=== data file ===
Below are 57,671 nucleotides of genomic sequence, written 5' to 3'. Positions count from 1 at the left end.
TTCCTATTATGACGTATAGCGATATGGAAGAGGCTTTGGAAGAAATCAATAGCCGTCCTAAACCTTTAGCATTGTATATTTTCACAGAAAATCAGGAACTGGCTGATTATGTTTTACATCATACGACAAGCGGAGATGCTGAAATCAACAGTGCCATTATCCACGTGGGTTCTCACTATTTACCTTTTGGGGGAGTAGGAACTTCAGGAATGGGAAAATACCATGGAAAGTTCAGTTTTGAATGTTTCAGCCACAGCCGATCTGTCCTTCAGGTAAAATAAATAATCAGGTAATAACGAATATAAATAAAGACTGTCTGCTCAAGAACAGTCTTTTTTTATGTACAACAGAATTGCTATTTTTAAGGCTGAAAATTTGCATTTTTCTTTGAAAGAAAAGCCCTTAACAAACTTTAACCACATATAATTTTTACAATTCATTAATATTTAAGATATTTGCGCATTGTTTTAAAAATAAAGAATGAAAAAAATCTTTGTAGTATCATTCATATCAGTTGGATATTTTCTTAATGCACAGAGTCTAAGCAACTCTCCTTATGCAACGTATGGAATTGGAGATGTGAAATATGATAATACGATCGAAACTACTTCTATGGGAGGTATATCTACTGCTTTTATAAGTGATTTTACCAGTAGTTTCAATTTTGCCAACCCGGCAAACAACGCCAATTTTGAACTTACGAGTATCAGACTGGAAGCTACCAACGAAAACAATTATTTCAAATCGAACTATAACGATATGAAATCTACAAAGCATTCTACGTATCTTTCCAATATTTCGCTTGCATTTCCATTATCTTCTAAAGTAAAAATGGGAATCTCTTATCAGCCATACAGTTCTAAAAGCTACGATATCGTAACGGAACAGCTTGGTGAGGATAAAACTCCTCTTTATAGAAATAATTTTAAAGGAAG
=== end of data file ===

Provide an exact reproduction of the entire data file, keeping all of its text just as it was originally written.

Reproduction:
Below are 57,671 nucleotides of genomic sequence, written 5' to 3'. Positions count from 1 at the left end.
TTCCTATTATGACGTATAGCGATATGGAAGAGGCTTTGGAAGAAATCAATAGCCGTCCTAAACCTTTAGCATTGTATATTTTCACAGAAAATCAGGAACTGGCTGATTATGTTTTACATCATACGACAAGCGGAGATGCTGAAATCAACAGTGCCATTATCCACGTGGGTTCTCACTATTTACCTTTTGGGGGAGTAGGAACTTCAGGAATGGGAAAATACCATGGAAAGTTCAGTTTTGAATGTTTCAGCCACAGCCGATCTGTCCTTCAGGTAAAATAAATAATCAGGTAATAACGAATATAAATAAAGACTGTCTGCTCAAGAACAGTCTTTTTTTATGTACAACAGAATTGCTATTTTTAAGGCTGAAAATTTGCATTTTTCTTTGAAAGAAAAGCCCTTAACAAACTTTAACCACATATAATTTTTACAATTCATTAATATTTAAGATATTTGCGCATTGTTTTAAAAATAAAGAATGAAAAAAATCTTTGTAGTATCATTCATATCAGTTGGATATTTTCTTAATGCACAGAGTCTAAGCAACTCTCCTTATGCAACGTATGGAATTGGAGATGTGAAATATGATAATACGATCGAAACTACTTCTATGGGAGGTATATCTACTGCTTTTATAAGTGATTTTACCAGTAGTTTCAATTTTGCCAACCCGGCAAACAACGCCAATTTTGAACTTACGAGTATCAGACTGGAAGCTACCAACGAAAACAATTATTTCAAATCGAACTATAACGATATGAAATCTACAAAGCATTCTACGTATCTTTCCAATATTTCGCTTGCATTTCCATTATCTTCTAAAGTAAAAATGGGAATCTCTTATCAGCCATACAGTTCTAAAAGCTACGATATCGTAACGGAACAGCTTGGTGAGGATAAAACTCCTCTTTATAGAAATAATTTTAAAGGAAG